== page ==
The plot above exist in a similar, somewhat outdated form since quite a while and was often shown by Torre. The pdf version is available here. The plot above is based on this viewgraph and is not really meant to replace it but to help in this discussion.
In the center of the plot you see the STAR datamodel. Its implementation is called StEvent. As a model is is independent of (i) the location of the data (tape/disk) and (ii) the degree to which it is filled. (This is nothing else than saying that the two dashed lines in the plot can be freely moved up and down/left or right). Access to the event data is through the event header, i.e. the StEvent class itself. From the header one can navigate to the various parts. The names (tracks, vertices, trigger ) are only to make the point. The actual model is more detailed. What is new in this plot is the box called Physics event summary data. More below.
The datamodel is not setup (filled) completely during reconstruction. Parts of it can and will be created (filled) at a later stage during the analysis. As with all other objects it is completely under our control what is filled or not. The model is still valid if parts are missing. What resides on disk or gets migrated to tape (HPSS) is also entirely under our control. It will be determined mainly by our needs and our resources.
On the top of the plot you see the DB icons. The DB consist of several parts, some are filled per event, some per run and some are valid even longer. A good example for data which is stored in the DB every event are the tags. Tags are created by Online and Offline reconstruction and some at a later stage during the analysis. The DB is available at any time, ie during reconstruction and analysis. A priori it is independent of StEvent which makes maintenance and administration easier. StEvent does not use the DB directly. It is only in the code of the applications (reco/analysis/testing/QA ...) where both get together. The often raised question if one can use the DB when using StEvent is the wrong questions. One doesn't need one to use the other. StEvent represents is a datamodel not an applications in the old sense (although StEvent provides some functionality because of its OO character).
Physics event summary data (PSD)
Before we come to the miniDST a few words on the Physics event summary data (PSD). This is not an invention by STAR but used in many HEP OO models. Much of the confusion in the discussion was caused because I called it PWG miniDST. Mea culpa, not a good name. So let me explain in detail what this is. The reconstruction program (bfc) creates tracks, vertices, cluster, hits etc. which are stored on the DST. It thus provides us with the basic quantities to do physics. Physics analysis is usually performed later. The learning curves and the frequency of code modifications are different for reconstruction and analysis hence it makes perfectly sense to defer much of the 'physics' analysis to later. There is nevertheless the need for STAR-wide access to those physics quantities. Examples are:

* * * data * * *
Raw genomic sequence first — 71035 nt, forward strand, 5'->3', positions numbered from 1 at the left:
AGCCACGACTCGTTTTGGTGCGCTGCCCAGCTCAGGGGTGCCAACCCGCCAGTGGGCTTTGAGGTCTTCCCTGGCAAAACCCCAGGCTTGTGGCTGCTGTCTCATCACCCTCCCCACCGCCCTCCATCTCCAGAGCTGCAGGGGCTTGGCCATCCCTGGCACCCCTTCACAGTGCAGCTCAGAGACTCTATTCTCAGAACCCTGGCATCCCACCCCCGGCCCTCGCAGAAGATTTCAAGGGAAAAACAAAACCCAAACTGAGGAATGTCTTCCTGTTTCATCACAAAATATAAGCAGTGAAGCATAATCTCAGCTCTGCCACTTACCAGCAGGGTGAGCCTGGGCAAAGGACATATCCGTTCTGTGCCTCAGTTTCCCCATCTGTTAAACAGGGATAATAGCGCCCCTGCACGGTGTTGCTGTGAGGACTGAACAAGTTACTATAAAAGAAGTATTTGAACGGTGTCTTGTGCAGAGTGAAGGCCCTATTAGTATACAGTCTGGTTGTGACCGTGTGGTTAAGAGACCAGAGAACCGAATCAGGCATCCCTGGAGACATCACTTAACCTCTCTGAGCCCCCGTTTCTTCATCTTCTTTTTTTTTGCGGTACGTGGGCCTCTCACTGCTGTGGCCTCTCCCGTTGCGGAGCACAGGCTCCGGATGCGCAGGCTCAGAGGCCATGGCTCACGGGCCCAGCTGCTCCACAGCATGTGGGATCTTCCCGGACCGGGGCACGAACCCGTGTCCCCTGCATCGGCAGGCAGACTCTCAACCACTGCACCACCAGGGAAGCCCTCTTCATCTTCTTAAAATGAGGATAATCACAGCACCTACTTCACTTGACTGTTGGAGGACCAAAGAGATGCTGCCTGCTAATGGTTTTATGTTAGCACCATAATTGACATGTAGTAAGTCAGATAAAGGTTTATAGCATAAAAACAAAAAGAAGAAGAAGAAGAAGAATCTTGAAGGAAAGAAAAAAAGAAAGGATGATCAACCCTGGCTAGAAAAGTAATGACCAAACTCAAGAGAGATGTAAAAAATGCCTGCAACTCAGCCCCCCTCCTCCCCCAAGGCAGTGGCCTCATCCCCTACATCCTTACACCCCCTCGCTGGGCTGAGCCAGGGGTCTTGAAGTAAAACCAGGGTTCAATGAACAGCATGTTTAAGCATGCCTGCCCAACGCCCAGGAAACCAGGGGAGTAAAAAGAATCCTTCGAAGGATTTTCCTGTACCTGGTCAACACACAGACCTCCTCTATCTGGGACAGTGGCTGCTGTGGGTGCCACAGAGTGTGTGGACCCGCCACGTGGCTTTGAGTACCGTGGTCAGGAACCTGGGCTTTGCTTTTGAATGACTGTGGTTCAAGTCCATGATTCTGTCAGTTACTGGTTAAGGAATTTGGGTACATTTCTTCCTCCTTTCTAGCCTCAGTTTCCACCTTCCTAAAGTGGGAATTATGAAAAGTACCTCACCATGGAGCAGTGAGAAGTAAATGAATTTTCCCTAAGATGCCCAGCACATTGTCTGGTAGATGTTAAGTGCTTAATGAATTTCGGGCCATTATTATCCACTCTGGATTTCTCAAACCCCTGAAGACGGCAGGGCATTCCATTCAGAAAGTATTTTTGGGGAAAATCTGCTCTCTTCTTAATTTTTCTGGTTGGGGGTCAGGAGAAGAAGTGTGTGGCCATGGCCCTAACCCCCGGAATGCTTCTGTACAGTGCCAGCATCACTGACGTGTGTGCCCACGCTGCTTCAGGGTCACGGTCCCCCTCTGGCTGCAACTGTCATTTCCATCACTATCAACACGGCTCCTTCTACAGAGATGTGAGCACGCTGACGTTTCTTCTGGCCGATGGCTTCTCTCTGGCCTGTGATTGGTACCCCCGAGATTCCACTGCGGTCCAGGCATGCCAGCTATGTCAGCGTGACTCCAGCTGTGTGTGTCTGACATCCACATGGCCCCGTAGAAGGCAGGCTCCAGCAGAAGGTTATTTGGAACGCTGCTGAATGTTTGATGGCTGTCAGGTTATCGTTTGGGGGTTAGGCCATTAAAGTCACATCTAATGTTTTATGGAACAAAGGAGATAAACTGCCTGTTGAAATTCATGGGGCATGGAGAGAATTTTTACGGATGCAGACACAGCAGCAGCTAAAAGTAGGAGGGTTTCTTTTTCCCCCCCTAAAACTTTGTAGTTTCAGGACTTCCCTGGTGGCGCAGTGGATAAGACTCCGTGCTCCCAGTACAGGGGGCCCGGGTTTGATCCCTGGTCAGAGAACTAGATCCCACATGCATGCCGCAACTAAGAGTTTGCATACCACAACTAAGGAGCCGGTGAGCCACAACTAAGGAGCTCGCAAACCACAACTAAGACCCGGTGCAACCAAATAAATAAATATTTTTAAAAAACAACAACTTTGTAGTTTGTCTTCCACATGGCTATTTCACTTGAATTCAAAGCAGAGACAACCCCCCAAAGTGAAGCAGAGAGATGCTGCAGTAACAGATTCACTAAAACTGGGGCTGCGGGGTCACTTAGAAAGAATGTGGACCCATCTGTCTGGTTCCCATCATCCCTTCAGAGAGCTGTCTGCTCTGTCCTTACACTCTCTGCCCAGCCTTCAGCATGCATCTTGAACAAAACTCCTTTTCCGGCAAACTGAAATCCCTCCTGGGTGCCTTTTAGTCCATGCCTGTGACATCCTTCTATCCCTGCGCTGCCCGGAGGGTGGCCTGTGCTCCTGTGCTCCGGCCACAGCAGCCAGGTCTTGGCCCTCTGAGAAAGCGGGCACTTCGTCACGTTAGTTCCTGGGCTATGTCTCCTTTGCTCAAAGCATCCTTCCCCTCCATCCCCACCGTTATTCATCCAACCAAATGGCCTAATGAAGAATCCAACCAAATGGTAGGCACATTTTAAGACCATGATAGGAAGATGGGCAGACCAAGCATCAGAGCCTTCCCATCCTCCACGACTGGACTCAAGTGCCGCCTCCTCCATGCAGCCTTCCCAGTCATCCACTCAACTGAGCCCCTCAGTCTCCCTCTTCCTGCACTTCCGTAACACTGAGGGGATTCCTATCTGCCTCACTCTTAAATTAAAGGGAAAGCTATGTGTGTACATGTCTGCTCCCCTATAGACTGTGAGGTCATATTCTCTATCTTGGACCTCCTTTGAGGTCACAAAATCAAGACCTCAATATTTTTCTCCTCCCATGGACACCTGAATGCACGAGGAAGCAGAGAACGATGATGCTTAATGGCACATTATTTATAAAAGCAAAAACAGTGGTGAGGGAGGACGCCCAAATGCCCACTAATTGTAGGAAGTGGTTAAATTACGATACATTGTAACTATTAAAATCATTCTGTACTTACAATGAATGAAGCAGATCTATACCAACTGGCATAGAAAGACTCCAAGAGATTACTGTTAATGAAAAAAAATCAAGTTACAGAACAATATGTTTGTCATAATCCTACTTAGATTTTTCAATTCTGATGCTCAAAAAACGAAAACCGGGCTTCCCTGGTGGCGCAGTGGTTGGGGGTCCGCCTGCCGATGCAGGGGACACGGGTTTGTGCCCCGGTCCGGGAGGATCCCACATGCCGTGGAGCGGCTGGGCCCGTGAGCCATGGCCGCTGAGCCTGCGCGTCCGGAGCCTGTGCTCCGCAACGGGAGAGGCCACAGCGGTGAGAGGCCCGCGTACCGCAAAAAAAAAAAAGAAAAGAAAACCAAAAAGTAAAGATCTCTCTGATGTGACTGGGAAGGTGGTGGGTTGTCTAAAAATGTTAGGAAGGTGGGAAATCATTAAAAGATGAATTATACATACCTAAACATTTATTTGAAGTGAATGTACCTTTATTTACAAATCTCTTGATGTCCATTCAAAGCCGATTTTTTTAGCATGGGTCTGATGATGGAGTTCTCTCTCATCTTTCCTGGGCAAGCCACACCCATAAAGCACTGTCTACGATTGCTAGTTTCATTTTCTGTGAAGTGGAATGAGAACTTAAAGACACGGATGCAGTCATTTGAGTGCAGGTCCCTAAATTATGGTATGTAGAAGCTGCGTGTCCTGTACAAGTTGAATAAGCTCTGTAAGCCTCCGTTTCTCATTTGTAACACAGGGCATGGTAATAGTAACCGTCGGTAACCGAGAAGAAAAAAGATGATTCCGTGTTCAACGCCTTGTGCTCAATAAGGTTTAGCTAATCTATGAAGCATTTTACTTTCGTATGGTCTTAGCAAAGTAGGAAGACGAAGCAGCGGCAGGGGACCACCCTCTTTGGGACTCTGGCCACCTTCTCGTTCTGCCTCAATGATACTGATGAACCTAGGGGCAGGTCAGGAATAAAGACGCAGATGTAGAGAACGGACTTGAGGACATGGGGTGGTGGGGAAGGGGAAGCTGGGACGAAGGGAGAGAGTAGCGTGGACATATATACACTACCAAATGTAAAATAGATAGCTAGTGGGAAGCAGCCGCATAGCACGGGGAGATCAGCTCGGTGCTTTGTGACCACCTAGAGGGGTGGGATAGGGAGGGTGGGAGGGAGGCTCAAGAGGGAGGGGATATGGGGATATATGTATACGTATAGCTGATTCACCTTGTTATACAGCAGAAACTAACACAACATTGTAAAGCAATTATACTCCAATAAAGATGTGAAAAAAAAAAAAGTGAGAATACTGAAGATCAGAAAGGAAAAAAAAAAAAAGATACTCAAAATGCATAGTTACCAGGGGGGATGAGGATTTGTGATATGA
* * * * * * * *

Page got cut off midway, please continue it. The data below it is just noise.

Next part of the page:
It is obvious that these are topics which must be handled by PWGs. The reconstruction team (Spiros et al.) is more than busy with other things. The PWGs are responsible for
Clear that every pwg will pick those PSDs which are specific to their interest.
Tags and PSD
The question arises on the difference between PSD and tags. First of all: tags are quantities used for queries. They allow to select events but for a detailed analysis one needs certainly more than this. Take as an example the centrality business Nu Xu is working on. At the end he will come up with numbers on the centrality. One can express this in nch, Et, (b), percent of total x-section, participants, whatever. One might want them all. All are quantities which have an error assigned to them, cuts and assumptions were made. At the end one wants to store certainly everything there is in a dedicated PSD class. One or two variables describing the centrality will go to the TagDB - but that's it. No need to pump all the details in the tags. This is only an example and there's is certainly a grey area between PSD and tags.
The miniDST contains a fraction of the StEvent tree. Which fraction is under our control - almost. Some objects have to be present to preserve the integrity of the model. Currently I see only one object namely the event header itself. Then there are objects which one could write to the miniDST but it would make really little sense to do so. Hits are a good example, although one might consider keeping hits of certain tracks. The obvious candidates to go on miniDSTs are tracks, vertices and the PSD objects. There is no rule which says that there can only be one miniDST. It makes perfectly sense to keep different variants of miniDSTs. Some pwgs might want highly compressed miniDSTs (i.e. small) for rare probe searches since they deal with many events. Other groups might want more complete miniDSTs since they need less events in total. But again, this is not a must. Several PWG can go for a common miniDST. STAR can go for a common miniDST. This is our choice. Important is that the model/scheme does not limit us in our choice. The important thing is that there's a common format and scheme. Group A then can read group Bs miniDST. They might not find the objects they look for but they can read the file and use whatever is stored.
I hope this text answers most of the questions. I'm aware of the fact that there are still some open technical issues to discuss but they is better handled by a smaller group of experts. More important is that the basic idea is clear to everybody.